Some brain aneurysms do not need treatment if they are small, not in a dangerous area of the brain and not causing symptoms. That is the case for Matt’s smaller brain aneurysm. He will have regular CT scans and exams with Dr. Wright to monitor it; the most recent CT scan showed no changes.


Related story: Man feels “lucky” brain aneurysm was found and treated without it rupturing


What you need to know about brain aneurysms

By sharing his experience, Matt hopes he can help others know to get emergency medical help quickly if they ever experience the worst headache of their life.


Matt also shared, “Do not take anything for granted. Having an unexpected medical emergency like I did was a bit of a wakeup call.”


Matt had no brain aneurysm symptoms until the sudden, terrible headache, which is common. Many people do not know they have a brain aneurysm, unless it is an incidental finding during medical imaging for something else or if it ruptures.


Brain aneurysms can happen to anyone at any age, but most commonly occur in adults between 30 to 60 years old. Risk factors for brain aneurysms include smoking, high blood pressure, and personal and family history.


Matt’s grandma had brain aneurysms, but they were small and she never needed to have them treated. Matt plans to have his kids proactively tested for brain aneurysms when they are older.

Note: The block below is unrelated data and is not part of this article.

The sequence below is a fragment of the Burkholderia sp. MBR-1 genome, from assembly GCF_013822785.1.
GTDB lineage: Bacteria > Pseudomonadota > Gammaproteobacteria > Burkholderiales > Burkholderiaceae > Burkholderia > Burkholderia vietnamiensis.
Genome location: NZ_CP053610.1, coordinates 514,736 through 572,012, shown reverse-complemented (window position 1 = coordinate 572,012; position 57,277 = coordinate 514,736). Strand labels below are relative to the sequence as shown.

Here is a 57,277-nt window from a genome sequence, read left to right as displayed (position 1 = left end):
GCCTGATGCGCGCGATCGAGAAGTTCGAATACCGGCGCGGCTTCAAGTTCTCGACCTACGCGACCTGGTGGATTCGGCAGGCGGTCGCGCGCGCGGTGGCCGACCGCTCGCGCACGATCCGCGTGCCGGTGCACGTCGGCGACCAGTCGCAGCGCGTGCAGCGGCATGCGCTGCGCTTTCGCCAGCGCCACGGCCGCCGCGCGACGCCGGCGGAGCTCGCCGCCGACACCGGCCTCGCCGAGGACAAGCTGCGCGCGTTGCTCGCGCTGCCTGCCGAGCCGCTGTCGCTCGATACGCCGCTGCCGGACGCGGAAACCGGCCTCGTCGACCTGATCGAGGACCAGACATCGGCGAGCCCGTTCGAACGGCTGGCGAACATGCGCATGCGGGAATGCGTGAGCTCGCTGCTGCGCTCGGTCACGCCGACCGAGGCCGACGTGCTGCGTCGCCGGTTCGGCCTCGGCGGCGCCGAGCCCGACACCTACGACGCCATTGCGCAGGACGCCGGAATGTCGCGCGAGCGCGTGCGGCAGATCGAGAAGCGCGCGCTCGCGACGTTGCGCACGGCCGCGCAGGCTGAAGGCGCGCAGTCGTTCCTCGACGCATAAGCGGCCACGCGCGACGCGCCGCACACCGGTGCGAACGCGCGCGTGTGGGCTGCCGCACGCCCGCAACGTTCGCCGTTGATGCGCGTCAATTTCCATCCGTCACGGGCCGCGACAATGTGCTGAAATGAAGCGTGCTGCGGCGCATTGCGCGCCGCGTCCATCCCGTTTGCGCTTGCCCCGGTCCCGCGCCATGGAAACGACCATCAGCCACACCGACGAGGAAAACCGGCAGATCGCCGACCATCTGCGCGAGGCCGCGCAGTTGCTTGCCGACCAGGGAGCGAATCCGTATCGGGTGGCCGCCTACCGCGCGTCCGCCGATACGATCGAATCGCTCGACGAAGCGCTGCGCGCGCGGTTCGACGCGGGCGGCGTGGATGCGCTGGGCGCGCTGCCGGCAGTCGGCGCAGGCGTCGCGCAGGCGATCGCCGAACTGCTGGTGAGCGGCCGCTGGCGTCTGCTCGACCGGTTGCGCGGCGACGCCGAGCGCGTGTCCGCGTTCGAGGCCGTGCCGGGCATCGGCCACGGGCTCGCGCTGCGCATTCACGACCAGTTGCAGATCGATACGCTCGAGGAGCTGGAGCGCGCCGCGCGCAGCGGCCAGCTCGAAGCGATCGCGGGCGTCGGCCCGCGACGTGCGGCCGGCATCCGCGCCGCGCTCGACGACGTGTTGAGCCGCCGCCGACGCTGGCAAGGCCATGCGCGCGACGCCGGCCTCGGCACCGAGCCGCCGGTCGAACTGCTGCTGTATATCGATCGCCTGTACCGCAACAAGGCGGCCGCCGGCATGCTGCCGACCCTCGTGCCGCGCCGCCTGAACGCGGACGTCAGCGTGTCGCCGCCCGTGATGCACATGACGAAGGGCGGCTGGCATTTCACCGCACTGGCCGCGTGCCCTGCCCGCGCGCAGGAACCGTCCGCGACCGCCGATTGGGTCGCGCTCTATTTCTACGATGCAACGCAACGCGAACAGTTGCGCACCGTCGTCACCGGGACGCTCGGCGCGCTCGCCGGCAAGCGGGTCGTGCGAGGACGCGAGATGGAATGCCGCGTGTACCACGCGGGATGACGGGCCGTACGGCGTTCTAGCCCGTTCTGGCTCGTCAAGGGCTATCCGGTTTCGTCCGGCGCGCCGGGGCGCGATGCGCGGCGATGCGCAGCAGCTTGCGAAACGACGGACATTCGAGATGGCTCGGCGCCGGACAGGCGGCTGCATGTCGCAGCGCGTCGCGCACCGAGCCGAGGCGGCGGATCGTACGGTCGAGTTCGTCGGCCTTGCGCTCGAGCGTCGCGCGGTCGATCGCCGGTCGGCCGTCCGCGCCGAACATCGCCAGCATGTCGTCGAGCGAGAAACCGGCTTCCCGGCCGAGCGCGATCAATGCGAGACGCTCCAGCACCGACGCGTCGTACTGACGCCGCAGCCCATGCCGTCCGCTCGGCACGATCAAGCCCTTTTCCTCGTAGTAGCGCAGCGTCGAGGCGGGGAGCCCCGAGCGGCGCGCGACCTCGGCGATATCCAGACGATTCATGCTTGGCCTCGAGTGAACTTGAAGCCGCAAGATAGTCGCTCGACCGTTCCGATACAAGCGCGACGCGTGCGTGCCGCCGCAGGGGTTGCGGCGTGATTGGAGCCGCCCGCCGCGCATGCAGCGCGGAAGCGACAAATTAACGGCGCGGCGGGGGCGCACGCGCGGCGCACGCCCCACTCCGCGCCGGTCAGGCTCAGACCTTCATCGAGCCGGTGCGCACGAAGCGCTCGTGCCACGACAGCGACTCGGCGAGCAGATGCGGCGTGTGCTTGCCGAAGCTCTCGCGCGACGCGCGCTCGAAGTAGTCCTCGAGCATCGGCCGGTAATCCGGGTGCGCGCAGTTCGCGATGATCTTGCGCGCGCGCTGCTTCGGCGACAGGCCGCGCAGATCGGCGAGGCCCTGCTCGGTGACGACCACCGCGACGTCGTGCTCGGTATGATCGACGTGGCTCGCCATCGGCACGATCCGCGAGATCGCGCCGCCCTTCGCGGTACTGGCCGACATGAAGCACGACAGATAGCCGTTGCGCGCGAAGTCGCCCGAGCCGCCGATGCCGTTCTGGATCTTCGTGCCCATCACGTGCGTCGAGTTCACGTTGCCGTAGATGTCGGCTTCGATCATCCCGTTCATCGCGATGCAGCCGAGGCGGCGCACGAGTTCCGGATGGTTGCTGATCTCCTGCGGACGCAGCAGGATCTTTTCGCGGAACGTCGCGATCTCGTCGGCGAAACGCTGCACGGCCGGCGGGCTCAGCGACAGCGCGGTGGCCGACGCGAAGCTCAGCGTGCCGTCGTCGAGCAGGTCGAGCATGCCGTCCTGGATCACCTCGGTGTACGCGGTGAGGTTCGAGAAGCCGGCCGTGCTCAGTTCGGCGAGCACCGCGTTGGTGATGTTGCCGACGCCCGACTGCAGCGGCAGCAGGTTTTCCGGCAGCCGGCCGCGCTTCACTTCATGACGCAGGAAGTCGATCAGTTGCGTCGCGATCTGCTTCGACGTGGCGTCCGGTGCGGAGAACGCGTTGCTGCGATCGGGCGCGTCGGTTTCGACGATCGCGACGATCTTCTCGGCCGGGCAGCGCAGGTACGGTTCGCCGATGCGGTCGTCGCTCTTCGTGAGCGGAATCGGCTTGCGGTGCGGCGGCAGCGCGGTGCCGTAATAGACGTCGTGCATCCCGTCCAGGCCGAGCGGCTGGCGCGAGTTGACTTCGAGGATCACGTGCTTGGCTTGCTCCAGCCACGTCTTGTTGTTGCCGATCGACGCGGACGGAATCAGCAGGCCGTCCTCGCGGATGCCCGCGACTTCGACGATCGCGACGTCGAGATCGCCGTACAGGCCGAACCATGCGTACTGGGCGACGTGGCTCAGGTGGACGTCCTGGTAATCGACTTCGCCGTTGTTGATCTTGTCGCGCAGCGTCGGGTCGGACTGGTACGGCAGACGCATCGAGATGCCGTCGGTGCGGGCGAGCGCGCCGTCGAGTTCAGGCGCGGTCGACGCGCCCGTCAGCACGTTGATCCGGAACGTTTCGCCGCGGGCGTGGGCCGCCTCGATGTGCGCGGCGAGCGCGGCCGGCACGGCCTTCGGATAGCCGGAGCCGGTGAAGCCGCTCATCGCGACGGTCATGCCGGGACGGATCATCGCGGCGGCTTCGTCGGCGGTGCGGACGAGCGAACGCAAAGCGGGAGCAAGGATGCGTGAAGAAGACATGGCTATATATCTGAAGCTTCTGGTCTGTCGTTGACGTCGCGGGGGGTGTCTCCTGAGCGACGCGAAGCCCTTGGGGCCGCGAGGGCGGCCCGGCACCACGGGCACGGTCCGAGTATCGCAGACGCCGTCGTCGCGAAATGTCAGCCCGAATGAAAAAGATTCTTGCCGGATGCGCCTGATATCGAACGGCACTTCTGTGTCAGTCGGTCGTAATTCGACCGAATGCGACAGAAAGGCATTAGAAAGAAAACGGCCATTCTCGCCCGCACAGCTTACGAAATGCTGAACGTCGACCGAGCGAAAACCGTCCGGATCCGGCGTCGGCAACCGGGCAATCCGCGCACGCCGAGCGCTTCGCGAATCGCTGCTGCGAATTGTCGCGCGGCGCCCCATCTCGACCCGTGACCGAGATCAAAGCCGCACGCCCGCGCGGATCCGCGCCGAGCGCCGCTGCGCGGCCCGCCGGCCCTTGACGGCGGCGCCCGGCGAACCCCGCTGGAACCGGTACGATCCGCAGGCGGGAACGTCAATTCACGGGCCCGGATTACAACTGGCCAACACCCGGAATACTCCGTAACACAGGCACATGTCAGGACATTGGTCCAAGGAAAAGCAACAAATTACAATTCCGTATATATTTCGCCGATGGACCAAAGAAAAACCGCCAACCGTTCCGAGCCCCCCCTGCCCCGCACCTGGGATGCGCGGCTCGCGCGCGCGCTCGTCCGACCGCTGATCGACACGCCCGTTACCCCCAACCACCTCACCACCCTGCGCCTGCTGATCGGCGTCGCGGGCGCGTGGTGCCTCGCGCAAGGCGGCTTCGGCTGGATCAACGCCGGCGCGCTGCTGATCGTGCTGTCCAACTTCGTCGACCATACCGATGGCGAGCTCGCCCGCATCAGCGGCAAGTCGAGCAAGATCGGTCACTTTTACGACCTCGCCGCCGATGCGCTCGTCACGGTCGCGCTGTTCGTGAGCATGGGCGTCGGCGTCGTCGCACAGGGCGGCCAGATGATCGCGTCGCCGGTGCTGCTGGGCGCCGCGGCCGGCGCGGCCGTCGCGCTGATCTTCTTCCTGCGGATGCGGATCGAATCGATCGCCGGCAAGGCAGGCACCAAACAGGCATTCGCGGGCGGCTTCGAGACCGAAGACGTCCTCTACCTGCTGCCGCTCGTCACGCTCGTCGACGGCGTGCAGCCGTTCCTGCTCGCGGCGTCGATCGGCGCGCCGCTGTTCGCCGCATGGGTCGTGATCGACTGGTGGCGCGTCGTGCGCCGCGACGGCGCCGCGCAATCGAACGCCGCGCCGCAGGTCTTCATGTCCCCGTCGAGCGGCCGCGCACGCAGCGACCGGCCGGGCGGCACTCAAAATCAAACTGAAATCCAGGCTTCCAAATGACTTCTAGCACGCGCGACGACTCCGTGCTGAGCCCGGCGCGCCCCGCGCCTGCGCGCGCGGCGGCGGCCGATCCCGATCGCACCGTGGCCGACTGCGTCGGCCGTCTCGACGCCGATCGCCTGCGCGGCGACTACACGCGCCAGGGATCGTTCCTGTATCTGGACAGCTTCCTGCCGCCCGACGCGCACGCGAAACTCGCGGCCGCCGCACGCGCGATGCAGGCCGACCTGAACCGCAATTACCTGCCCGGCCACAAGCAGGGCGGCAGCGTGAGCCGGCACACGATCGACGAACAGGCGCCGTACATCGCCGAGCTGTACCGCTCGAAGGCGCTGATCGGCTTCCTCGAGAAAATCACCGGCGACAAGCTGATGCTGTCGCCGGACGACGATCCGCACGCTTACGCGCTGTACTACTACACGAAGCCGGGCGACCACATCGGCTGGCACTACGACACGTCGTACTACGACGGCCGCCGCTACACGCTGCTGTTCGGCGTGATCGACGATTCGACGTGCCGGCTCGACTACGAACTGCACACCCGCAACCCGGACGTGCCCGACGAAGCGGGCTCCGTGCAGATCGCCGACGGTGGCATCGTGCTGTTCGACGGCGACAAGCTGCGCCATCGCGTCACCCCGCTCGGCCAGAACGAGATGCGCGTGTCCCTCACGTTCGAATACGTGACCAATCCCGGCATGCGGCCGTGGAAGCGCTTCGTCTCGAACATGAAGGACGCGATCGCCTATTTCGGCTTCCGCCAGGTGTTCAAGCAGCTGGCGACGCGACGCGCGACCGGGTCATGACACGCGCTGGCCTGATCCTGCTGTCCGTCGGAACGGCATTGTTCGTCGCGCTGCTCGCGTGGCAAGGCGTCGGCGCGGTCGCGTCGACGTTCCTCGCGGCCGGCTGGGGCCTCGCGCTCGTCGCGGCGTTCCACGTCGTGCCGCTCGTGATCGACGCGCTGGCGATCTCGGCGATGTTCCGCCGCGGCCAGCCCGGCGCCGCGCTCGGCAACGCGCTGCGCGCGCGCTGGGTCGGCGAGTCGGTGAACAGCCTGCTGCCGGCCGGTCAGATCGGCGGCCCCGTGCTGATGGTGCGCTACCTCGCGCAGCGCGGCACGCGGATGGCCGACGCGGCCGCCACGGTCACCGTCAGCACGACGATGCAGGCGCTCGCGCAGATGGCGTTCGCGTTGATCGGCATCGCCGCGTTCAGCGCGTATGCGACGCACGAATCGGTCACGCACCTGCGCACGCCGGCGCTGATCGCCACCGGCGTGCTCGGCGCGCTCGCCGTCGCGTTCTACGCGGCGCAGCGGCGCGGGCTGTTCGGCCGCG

Matt Goss and his son, Markus
Matt Goss and his son, Markus


Large, unruptured brain aneurysms that press on nerves and tissues may cause a dilated pupil in the eye, pain above or behind the eye, numbness or weakness on one side of the face or vision changes including double vision.


A severe headache is the most telling sign of a ruptured brain aneurysm. Most people describe it as the worst headache of their life. Some people may also experience stroke symptoms or neck pain.


Related article: Should you go to the emergency department for a headache or migraine?


Nuvance Health brain aneurysm and cerebrovascular care

A team of highly trained neurosurgeons, interventional neuroradiologists and neurologists provide the latest, personalized cerebrovascular care all in one location — the Nuvance Health Neuroscience Institute at Vassar Brothers Medical Center. Subspecialists collaborate to accurately and quickly diagnose and treat cerebrovascular disorders such as aneurysms, arteriovenous malformations, Moyamoya disease and stroke. Vassar Brothers Medical Center is one of the only places in the region to offer open neurovascular surgery with neurosurgeon Dr. David Penn.


Learn more about brain aneurysm evaluation and treatment at the Nuvance Health Neuroscience Institute.


Disclaimer: Treatment and outcome for brain aneurysms varies from person to person. No individual results should be seen as typical.